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letting go is  tipping the balance in your favour

letting go is tipping the balance in your favour

If we contemplate desires and
listen to them, we are actually
no longer attaching to them; we
are just allowing them to be the
way they are.

Then we come to
the realisation that the origin of
suffering, desire, can be laid
aside and let go of.

How do you let go of things?

If you let go a little you will have a little happiness.

If you let go a lot you will have a lot of
happiness.

If you let go completely you will be totally happy and free too!

This means you leave them as
they are; it does not mean you
annihilate them or throw them
away.

It is more like setting
down and letting them be.

Through the practice of letting
go we realise that there is the
origin of suffering, which is the
attachment to desire, and we
realise that we should let go of
these three kinds of desire.

Then we realise that we have let go of
these desires; there is no longer
any attachment to them.

When you find yourself
attached, remember that ‘letting
go’ is not ‘getting rid of’ or
‘throwing away’.

If I’m holding onto this clock and you say, ‘Let
go of it!’, that doesn’t mean
‘throw it out’.

I might think that I
have to throw it away because
I’m attached to it, but that would
just be the desire to get rid of it.

We tend to think that getting rid
of the object is a way of getting
rid of attachment.

But if I can
contemplate attachment, this
grasping of the clock, I realise
that there is no point in getting
rid of it – it’s a good clock; it
keeps good time and is not
heavy to carry around.

The clock
is not the problem.

The problem
is grasping the clock.

So what do
I do?

Let it go, lay it aside – put it
down gently without any kind of
aversion.

Then I can pick it up
again, see what time it is and lay
it aside when necessary.

You can apply this insight into
‘letting go’ to the desire for
sense pleasures.

Maybe you
want to have a lot of fun.

How would you lay aside that desire
without any aversion?

Simply. recognise the desire without
judging it.

You can contemplate
wanting to get rid of it – because
you feel guilty about having such
a foolish desire – but just lay it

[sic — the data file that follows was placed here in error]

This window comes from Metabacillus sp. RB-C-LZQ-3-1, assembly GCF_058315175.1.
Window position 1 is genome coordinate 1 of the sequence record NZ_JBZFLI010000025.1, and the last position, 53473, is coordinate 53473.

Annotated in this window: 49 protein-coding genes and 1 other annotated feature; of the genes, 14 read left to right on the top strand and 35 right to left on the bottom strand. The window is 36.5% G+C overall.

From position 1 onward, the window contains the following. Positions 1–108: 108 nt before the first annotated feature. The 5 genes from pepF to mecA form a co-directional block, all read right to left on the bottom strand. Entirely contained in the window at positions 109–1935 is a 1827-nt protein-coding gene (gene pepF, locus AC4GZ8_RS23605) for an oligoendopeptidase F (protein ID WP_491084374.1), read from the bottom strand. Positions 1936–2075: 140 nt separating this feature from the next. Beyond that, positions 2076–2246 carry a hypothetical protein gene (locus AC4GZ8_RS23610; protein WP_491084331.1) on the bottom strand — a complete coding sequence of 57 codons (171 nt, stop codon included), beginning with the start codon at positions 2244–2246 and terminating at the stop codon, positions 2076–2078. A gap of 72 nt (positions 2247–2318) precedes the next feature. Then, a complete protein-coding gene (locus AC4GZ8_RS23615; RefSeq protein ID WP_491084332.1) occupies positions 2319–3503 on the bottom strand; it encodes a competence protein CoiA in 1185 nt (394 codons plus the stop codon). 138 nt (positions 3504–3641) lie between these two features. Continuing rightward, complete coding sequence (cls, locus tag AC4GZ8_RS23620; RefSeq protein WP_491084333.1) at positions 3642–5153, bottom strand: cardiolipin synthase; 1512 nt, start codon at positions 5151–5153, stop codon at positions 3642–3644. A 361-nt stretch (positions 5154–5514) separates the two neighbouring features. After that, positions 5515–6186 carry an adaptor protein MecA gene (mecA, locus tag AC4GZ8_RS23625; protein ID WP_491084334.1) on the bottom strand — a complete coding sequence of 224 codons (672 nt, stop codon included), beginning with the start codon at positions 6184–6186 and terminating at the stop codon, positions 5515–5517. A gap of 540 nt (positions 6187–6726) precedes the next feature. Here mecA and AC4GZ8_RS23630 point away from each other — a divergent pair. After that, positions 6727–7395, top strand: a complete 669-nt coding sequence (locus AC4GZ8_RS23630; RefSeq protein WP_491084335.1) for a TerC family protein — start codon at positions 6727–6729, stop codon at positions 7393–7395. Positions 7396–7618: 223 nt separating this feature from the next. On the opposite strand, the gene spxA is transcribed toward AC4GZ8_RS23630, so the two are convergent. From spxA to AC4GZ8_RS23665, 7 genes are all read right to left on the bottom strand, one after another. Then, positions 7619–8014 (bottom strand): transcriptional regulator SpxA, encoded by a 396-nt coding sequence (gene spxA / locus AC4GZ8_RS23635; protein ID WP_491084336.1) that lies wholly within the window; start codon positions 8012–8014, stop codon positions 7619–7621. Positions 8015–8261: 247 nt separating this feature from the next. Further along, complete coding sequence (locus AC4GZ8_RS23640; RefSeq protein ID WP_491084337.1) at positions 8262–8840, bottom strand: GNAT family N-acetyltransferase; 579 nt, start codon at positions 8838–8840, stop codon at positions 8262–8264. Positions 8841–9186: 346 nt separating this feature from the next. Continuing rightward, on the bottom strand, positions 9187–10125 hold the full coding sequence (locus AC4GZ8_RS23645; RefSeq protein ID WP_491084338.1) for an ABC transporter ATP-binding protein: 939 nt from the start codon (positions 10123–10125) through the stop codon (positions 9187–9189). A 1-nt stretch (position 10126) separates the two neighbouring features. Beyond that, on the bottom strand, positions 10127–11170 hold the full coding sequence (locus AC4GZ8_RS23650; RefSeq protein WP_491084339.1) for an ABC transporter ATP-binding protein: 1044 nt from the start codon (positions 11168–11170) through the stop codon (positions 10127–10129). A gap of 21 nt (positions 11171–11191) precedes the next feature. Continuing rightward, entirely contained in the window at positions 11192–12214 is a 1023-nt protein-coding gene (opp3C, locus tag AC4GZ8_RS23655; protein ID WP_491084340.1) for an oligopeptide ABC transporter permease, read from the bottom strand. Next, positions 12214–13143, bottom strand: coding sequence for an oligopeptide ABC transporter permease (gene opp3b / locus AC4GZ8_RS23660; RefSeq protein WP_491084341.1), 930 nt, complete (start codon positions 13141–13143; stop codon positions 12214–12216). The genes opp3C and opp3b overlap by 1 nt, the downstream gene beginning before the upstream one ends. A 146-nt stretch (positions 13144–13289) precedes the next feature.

aside.

Then, when you see it as
it is, recognising that it’s just
desire, you are no longer
attached to it.

So the way is always working
with the moments of daily life.

When you are feeling depressed
and negative, just the moment
that you refuse to indulge in that
feeling is an enlightenment
experience.

When you see that,
you need not sink into the sea of
depression and despair and
wallow in it.

You can actually
stop by learning not to give
things a second thought.

You have to find this out
through practice so that you will
know for yourself how to let go
of the origin of suffering.

Can you let go of desire by wanting
to let go of it?

What is it that is
really letting go in a given
moment?

You have to
contemplate the experience of
letting go and really examine
and investigate until the insight
comes.

Keep with it until that
insight comes: ‘Ah, letting go,
yes, now I understand.

Desire is being let go of.’

This does not
mean that you are going to let
go of desire forever but, at that
one moment, you actually have
let go and you have done it in
full conscious awareness.

There is an insight then.

This is what
we call insight knowledge.

In Pali,a transcendial level in buddhist meditation, we call it nanadassana or
profound understanding.

I had my first insight into letting
go in my first year of meditation.

I figured out intellectually that
you had to let go of everything
and then I thought: ‘How do you
let go?’

It seemed impossible to
let go of anything.

I kept on
contemplating: ‘How do you let
go?’

Then I would say, ‘You let go
by letting go.’ ‘Well then, let go!’

Then I would say:
‘But have I let go yet?’ and, ‘How
do you let go?’ ‘Well just let go!’

I went on like that, getting more
frustrated.

But eventually it
became obvious what was
happening.

If you try to analyse
letting go in detail, you get
caught up in making it very
complicated.

It was not
something that you could figure
out in words any more, but
something you actually did.

So I. just let go for a moment, just
like that.

Now with personal problems
and obsessions, to let go of
them is just that much.

It is not
a matter of analysing and
endlessly making more of a
problem about them, but of
practising that state of leaving
things alone, letting go of them.

At first, you let go but then you
pick them up again because the
habit of grasping is so strong.

But at least you have the idea.

Even when I had that insight into
letting go, I let go for a moment
but then I started grasping by
thinking: ‘I can’t do it, I have so
many bad habits!’

But don’t trust
that kind of nagging, disparaging
thing in yourself.

It is totally
untrustworthy.

It is just a matter
of practising letting go.

The more you begin to see how to
do it, then the more you are
able to sustain the state of non-
attachment.

Just some random thoughts that came to my mind….©Profarms’ Random Thoughts®

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